English Legal History and its Materials
In his book "Concise History", Plucknett reviews several historical changes that were the reason to the beginning disappearance of judges' discretion during the 12-14th centuries.

One of the reasons he mentions is the enactment of the Statute of Northampton in 1328, which "declared that no royal command under the Great or the Smaller Seal shall disturb the course of the common law, and that if such command is issued, the judges shall ignore it". (Plucknett, p. 158).

I'm very interested in the historical and political events that served is the process of creating the Statute of Northampton, and the other influences it might had on other judicial matters during those centuries.

-- InbarAsif - 06 Oct 2014

One explanation for the enactment of the Statute of Northampton possibly arose out of a trend towards strict legal interpretation by judges that may have started during Edward I’s rule. [1] While judicial opinions continued to be seen as having the force of law of statutes even after the increase in statutory legislation during the rein of Edward I, by the time of Edward II, and even more so during the rein of Edward III, the statutes were seen as distinct from and more powerful than the common law. [2] As the common law became more personalized to each case, Judges moved from the roles of primary lawmakers to the interpreters of the law, which resulted in a more standardized system of interpretation because the judges had less insight into the motivations of the lawmakers writing the statutes. [3] Judges were not given direction on how to interpret the laws by the king or legislature and therefore devised their own system of jurisprudence, which included writing down how to interpret the law for the first time. [4] Additionally, beginning during the reign of Edward II, judges faced unique cases and could not use traditions in common law to interpret statutes and had to create other ways of interpretation. [5] Lawyers also began to advocate for stricter statutory interpretation, both to maintain favor with the judges and because they recognized the advantages of being able to present their arguments against the objective framework of the statute. [6]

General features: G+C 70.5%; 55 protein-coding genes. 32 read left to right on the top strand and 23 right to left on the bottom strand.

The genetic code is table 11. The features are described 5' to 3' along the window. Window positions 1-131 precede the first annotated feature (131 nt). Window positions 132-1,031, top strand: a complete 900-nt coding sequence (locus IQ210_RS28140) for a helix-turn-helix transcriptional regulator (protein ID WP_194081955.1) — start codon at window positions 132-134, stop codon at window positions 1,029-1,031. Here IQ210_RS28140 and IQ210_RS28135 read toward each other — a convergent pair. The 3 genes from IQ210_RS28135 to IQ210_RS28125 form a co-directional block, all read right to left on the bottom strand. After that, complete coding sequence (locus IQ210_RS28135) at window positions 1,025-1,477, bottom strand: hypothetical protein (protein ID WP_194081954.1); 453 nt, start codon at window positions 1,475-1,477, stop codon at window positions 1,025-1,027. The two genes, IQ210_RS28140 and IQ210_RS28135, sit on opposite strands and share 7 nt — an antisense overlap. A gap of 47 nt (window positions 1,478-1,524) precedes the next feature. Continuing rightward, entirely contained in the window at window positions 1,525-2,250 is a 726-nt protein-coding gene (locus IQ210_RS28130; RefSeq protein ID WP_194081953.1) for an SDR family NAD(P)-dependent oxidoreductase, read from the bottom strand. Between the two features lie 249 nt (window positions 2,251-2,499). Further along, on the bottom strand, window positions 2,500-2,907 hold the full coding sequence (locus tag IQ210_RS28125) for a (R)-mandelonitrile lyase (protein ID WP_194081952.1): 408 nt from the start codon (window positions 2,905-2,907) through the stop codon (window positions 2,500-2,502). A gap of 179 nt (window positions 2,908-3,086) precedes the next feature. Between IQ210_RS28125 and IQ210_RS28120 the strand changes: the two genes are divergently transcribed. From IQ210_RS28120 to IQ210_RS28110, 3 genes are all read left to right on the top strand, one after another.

In addition to the greater deference to statutory language observed by judges and lawyers, common people began to have a greater understanding of the existence of statutes during the fourteenth century as new statutes were announced publicly in markets and fairs each month. [7] These public declarations emphasized the role of parliament as the creator of law and the judges as interpreters. [8]

[1] Roger Simonds, Rational Individualism: The Perennial Philosophy of Legal Interpretation, 135 (1995) [2] Anthony Musson, The Age of Edward III, edited by John Bothwell, 74 (2001) [3] T.F.T. Plucknett, Statutes and Their Interpretation in the First Half of the Fourteenth Century, 55 (1922) [4] Plucknett, 53-55 [5] Plucknett, 54 [6] Musson, 75 [7] Musson, 75 [8] Musson, 75.

-- KatherineKettle - 06 Oct 2014



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r3 - 07 Oct 2014 - 01:06:15 - KatherineKettle
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